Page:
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Spirit: Stallion of the Cimarron

If history is written by the victors, then what is a film like 2002's Spirit: Stallion of the Cimarron except a declaration of white guilt? This animated children's fable follows the horse Spirit (whose interior monologues are vocalized by Matt Damon and presented musically through the soft-rock tunes of Bryan Adams) as he grows up. Fiercely independent, Spirit gets caught by some evil white men, led by The Colonel (voiced by James Cromwell), who attempt to break Spirit's, er... spirit. But Spirit proves too spirited and won't put up with any spirit-crushing predicaments, breaking free with the help of Native American prisoner Little Creek (Daniel Studi). Once the two escape, Little Creek tries to convince Spirit to live with his tribe, especially after Little Creek introduces him to a pretty pony. The moral of Spirit: Stallion of the Cimarron appears to be an argument in favor of symbiotic relationships between people and nature, and to also believe in one's self (which, of course, aren't bad things at all). But the movie plays the like a pre-school version of Little Big Man, telling us how bad the white man was. Such may be true, but does that make it good entertainment for the munchkins? Perhaps looking for a sense of purpose or an ideology is too much to ask of a film that was made because pre-teen girls often have a borderline fetishistic relationship with horses. Certainly, the animation is technically competent. But adults may find this alternate history universe a bit odd, particularly when, at one point, Spirit leads a horse mutiny. Like Disney's 1995 Pocahontas, it's another example of questionable history lessons turned into questionable children's entertainment. DreamWorks presents Spirit: Stallion of the Cimarron in separately available anamorphic widescreen (2.35:1) and pan-and-scan DVD releases, both with Dolby Digital 5.1 audio. Supplements include a commentary by co-directors Kelly Asbury and Lorna Cook and producer Mireille Soria, three featurettes ("The Animation of Spirit" "The Music of Spirit" and "Learn to Draw Spirit with James Baxter"), trailers, production notes, four storyboard sequences, a section devoted to kids (including two remote-based video games), and a myriad of DVD-ROM features. Keep-case.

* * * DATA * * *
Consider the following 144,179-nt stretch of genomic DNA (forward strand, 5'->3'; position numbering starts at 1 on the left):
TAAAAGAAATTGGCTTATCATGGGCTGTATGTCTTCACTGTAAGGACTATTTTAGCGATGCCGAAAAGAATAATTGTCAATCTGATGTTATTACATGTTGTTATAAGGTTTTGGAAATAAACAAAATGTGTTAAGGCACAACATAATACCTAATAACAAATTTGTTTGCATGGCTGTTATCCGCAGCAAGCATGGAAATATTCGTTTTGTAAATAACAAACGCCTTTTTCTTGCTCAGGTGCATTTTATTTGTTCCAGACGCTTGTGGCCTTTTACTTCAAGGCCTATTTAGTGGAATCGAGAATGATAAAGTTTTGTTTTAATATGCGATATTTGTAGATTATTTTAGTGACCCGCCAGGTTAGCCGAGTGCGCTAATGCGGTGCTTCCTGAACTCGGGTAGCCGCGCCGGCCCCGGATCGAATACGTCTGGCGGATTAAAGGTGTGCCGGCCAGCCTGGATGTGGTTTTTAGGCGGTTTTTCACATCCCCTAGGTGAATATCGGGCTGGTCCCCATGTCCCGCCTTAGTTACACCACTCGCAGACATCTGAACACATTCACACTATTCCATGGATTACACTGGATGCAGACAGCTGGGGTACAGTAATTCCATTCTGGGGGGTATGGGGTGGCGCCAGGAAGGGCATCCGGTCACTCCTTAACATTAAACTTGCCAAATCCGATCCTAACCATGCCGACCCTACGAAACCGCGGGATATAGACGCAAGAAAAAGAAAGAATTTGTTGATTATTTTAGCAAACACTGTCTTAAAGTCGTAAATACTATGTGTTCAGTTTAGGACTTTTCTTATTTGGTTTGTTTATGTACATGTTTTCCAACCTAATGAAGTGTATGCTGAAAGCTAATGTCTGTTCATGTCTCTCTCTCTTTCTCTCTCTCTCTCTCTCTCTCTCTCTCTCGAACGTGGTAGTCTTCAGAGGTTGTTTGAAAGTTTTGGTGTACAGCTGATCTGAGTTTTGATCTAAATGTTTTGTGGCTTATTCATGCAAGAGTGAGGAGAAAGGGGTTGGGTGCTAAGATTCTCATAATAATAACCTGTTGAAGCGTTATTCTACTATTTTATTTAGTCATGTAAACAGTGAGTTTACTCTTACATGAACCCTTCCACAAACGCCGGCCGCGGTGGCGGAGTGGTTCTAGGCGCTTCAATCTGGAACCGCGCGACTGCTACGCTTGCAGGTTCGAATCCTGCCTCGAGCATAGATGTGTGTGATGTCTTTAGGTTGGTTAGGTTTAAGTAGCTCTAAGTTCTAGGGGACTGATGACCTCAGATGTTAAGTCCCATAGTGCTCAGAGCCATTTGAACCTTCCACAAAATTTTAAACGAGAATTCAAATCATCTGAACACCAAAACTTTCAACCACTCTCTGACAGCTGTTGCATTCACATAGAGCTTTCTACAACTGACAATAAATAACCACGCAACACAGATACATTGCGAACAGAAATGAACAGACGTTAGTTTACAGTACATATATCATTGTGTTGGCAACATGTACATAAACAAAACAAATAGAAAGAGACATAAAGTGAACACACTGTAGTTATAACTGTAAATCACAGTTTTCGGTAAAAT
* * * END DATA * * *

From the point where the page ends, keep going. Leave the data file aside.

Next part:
—DSH



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